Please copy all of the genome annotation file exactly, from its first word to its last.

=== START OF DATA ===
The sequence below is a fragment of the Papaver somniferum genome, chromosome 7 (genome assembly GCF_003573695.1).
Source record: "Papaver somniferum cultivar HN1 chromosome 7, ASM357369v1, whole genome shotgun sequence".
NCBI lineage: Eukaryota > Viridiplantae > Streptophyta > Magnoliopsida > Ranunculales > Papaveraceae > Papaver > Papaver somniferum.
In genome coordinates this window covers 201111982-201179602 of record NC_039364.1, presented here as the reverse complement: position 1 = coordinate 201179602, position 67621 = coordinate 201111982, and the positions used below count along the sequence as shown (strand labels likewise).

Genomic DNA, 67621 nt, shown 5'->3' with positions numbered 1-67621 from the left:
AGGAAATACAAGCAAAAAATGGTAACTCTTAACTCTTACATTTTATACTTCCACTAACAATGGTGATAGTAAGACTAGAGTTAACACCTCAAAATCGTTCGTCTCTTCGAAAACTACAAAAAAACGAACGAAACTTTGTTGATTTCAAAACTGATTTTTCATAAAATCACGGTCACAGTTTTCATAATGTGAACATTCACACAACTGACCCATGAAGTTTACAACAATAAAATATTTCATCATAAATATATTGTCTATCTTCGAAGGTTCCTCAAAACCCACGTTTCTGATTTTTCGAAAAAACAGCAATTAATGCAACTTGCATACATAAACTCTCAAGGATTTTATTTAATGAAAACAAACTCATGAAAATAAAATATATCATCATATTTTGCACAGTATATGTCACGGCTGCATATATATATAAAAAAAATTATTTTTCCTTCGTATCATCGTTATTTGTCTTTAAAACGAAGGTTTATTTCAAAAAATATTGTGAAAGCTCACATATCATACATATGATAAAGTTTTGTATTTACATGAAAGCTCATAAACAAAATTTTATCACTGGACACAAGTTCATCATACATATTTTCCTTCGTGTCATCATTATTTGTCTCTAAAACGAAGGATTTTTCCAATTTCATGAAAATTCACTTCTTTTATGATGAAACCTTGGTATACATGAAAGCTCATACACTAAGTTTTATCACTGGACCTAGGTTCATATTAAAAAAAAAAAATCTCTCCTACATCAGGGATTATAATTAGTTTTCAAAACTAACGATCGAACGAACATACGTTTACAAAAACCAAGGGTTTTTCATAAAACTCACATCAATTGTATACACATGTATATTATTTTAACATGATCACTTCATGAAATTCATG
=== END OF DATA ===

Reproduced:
The sequence below is a fragment of the Papaver somniferum genome, chromosome 7 (genome assembly GCF_003573695.1).
Source record: "Papaver somniferum cultivar HN1 chromosome 7, ASM357369v1, whole genome shotgun sequence".
NCBI lineage: Eukaryota > Viridiplantae > Streptophyta > Magnoliopsida > Ranunculales > Papaveraceae > Papaver > Papaver somniferum.
In genome coordinates this window covers 201111982-201179602 of record NC_039364.1, presented here as the reverse complement: position 1 = coordinate 201179602, position 67621 = coordinate 201111982, and the positions used below count along the sequence as shown (strand labels likewise).

Genomic DNA, 67621 nt, shown 5'->3' with positions numbered 1-67621 from the left:
AGGAAATACAAGCAAAAAATGGTAACTCTTAACTCTTACATTTTATACTTCCACTAACAATGGTGATAGTAAGACTAGAGTTAACACCTCAAAATCGTTCGTCTCTTCGAAAACTACAAAAAAACGAACGAAACTTTGTTGATTTCAAAACTGATTTTTCATAAAATCACGGTCACAGTTTTCATAATGTGAACATTCACACAACTGACCCATGAAGTTTACAACAATAAAATATTTCATCATAAATATATTGTCTATCTTCGAAGGTTCCTCAAAACCCACGTTTCTGATTTTTCGAAAAAACAGCAATTAATGCAACTTGCATACATAAACTCTCAAGGATTTTATTTAATGAAAACAAACTCATGAAAATAAAATATATCATCATATTTTGCACAGTATATGTCACGGCTGCATATATATATAAAAAAAATTATTTTTCCTTCGTATCATCGTTATTTGTCTTTAAAACGAAGGTTTATTTCAAAAAATATTGTGAAAGCTCACATATCATACATATGATAAAGTTTTGTATTTACATGAAAGCTCATAAACAAAATTTTATCACTGGACACAAGTTCATCATACATATTTTCCTTCGTGTCATCATTATTTGTCTCTAAAACGAAGGATTTTTCCAATTTCATGAAAATTCACTTCTTTTATGATGAAACCTTGGTATACATGAAAGCTCATACACTAAGTTTTATCACTGGACCTAGGTTCATATTAAAAAAAAAAAATCTCTCCTACATCAGGGATTATAATTAGTTTTCAAAACTAACGATCGAACGAACATACGTTTACAAAAACCAAGGGTTTTTCATAAAACTCACATCAATTGTATACACATGTATATTATTTTAACATGATCACTTCATGAAATTCATG